It’s based on the Canadian Work Preference Inventory (CWPI), which measures 5 occupational interests: Directive, Innovative, Methodical, Objective and Social.

Each set of 3 interest codes is listed in order of importance.

A code in capital letters means it’s a strong fit for the occupation.

A code in all lowercase letters means the fit is weaker.

Learn More

Updated Dec 15, 2016

In Alberta, schools select content and organize courses from a provincial Career and Technology Studies (CTS) Program. This program consists of five clusters:

  • Media, Design and Communication Arts (MDC)
  • Business, Administration, Finance and Information Technology (BIT)
  • Natural Resources (NAT)
  • Trades, Manufacturing and Transportation (TMT)
  • Health, Recreation and Human Services (HRH)

There is one standard CTS program for the province but each school selects content based on student and community needs, and available resources. No one school is likely to offer all 600+ CTS one-credit courses.

In general, CTS teachers:

  • teach courses drawn from one or more of the five clusters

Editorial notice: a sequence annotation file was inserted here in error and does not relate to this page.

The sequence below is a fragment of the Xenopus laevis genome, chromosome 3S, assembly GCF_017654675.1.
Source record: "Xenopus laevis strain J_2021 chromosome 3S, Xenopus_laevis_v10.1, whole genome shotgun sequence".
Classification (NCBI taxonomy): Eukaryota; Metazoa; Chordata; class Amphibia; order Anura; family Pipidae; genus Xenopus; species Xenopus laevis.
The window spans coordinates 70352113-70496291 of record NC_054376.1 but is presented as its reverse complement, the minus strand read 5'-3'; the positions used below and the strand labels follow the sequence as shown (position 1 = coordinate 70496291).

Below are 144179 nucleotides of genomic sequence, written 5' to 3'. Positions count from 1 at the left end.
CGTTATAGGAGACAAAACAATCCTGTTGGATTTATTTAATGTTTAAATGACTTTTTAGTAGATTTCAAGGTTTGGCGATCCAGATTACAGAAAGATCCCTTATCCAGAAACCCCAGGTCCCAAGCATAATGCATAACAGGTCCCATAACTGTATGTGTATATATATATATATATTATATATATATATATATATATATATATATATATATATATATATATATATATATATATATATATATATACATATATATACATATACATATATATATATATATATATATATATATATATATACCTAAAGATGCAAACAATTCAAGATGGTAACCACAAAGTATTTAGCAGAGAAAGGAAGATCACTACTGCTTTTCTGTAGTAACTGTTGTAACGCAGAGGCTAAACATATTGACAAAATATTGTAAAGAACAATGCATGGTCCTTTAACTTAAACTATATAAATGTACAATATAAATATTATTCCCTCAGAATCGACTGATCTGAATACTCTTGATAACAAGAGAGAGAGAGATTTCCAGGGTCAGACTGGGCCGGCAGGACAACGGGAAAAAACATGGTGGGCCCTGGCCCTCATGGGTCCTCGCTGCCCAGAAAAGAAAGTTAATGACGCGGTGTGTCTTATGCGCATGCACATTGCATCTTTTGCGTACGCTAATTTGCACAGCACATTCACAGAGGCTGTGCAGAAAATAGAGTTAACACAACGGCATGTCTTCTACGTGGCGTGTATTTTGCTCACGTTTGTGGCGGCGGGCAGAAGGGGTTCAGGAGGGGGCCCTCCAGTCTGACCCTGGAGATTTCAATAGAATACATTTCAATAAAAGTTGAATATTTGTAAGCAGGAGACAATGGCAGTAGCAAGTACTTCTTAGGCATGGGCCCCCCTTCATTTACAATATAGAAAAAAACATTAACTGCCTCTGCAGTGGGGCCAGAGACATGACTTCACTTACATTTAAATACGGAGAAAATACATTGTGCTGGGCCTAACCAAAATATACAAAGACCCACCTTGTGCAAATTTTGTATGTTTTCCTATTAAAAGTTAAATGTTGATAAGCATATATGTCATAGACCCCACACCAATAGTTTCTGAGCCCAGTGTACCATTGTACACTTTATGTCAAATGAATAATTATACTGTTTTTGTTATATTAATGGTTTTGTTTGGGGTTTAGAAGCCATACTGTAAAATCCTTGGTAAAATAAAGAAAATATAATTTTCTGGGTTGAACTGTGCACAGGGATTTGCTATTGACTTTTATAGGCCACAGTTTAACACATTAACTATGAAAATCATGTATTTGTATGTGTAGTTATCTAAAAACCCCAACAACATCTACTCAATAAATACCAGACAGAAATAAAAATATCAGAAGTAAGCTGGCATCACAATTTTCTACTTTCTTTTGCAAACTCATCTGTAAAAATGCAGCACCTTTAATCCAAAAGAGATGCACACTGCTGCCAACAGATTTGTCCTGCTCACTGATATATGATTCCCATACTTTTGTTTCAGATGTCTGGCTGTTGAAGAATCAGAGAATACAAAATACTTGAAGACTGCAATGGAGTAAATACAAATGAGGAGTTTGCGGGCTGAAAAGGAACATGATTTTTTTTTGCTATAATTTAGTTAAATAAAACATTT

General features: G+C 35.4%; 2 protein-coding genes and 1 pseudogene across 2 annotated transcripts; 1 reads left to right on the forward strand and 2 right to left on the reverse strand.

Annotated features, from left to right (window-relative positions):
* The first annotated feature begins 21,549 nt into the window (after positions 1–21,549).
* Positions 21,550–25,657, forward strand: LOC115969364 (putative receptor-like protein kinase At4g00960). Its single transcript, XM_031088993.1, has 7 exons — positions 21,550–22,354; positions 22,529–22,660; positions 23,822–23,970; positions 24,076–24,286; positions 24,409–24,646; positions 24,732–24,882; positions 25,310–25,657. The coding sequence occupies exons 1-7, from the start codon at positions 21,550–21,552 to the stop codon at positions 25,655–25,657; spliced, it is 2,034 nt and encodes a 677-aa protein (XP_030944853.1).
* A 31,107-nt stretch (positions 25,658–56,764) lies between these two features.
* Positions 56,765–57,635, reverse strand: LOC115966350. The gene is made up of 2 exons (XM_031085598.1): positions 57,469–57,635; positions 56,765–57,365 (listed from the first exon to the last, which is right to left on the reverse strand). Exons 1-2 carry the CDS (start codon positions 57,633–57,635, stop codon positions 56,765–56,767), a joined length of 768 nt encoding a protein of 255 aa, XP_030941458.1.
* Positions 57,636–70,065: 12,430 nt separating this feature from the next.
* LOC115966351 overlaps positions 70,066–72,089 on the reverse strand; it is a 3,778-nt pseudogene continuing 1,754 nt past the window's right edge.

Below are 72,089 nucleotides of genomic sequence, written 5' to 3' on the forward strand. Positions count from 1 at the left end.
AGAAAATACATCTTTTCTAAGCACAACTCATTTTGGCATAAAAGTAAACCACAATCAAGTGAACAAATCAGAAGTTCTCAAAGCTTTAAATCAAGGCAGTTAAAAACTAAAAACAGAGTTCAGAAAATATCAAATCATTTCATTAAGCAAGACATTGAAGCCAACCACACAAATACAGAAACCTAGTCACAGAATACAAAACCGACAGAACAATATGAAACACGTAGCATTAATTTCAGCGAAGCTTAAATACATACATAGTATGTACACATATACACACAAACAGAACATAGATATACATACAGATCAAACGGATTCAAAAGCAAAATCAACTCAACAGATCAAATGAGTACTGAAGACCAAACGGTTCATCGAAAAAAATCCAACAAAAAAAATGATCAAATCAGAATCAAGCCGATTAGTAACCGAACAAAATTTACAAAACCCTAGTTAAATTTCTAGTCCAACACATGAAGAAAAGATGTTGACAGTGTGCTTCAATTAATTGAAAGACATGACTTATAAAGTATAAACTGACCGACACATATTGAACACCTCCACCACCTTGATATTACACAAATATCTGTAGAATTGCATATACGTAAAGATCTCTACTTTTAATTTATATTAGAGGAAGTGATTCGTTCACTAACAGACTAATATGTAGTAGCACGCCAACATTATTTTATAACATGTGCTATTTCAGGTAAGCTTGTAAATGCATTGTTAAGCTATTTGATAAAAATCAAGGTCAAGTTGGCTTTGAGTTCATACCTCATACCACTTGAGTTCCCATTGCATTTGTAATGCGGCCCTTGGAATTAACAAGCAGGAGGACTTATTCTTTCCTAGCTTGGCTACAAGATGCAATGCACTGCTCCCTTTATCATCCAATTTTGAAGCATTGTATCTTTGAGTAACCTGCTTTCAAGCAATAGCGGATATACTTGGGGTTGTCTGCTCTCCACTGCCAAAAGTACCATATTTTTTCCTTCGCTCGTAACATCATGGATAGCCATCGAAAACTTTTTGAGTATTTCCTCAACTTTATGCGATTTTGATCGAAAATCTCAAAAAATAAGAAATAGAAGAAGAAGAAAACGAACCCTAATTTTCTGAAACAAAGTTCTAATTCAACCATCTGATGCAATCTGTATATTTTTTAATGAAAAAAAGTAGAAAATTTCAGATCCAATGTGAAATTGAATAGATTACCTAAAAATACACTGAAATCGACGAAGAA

• develop content and various methods of teaching content
  • keep up to date in their fields by attending courses, workshops, conferences and seminars.

The duties of CTS teachers are similar to those of other teachers. For more information, see the Secondary School Teacher occupational profile.

Working Conditions
Updated Dec 15, 2016

CTS teachers work in classrooms, school laboratories and workshops. Some work environments simulate office, workshop, salon, clinic, home or other settings found in business, industry and government. Many hours are spent outside class time working with individual students, preparing lessons and marking assignments.

Teaching can be a demanding job requiring a great deal of physical, mental and emotional energy.

  • Strength Required Lift up to 5 kg
Skills & Abilities
Updated Dec 15, 2016

Career and technology studies teachers need the following characteristics:

  • a genuine liking for and interest in young people
  • strong leadership and organizational skills
  • a good sense of humour
  • patience, compassion, tolerance and understanding
  • good mental, emotional and physical health and stamina
  • the ability to communicate effectively with students, colleagues, employers, administrators, parents and the community at large.

They should enjoy finding different ways to solve problems and present information, and organizing and co-ordinating the work of others.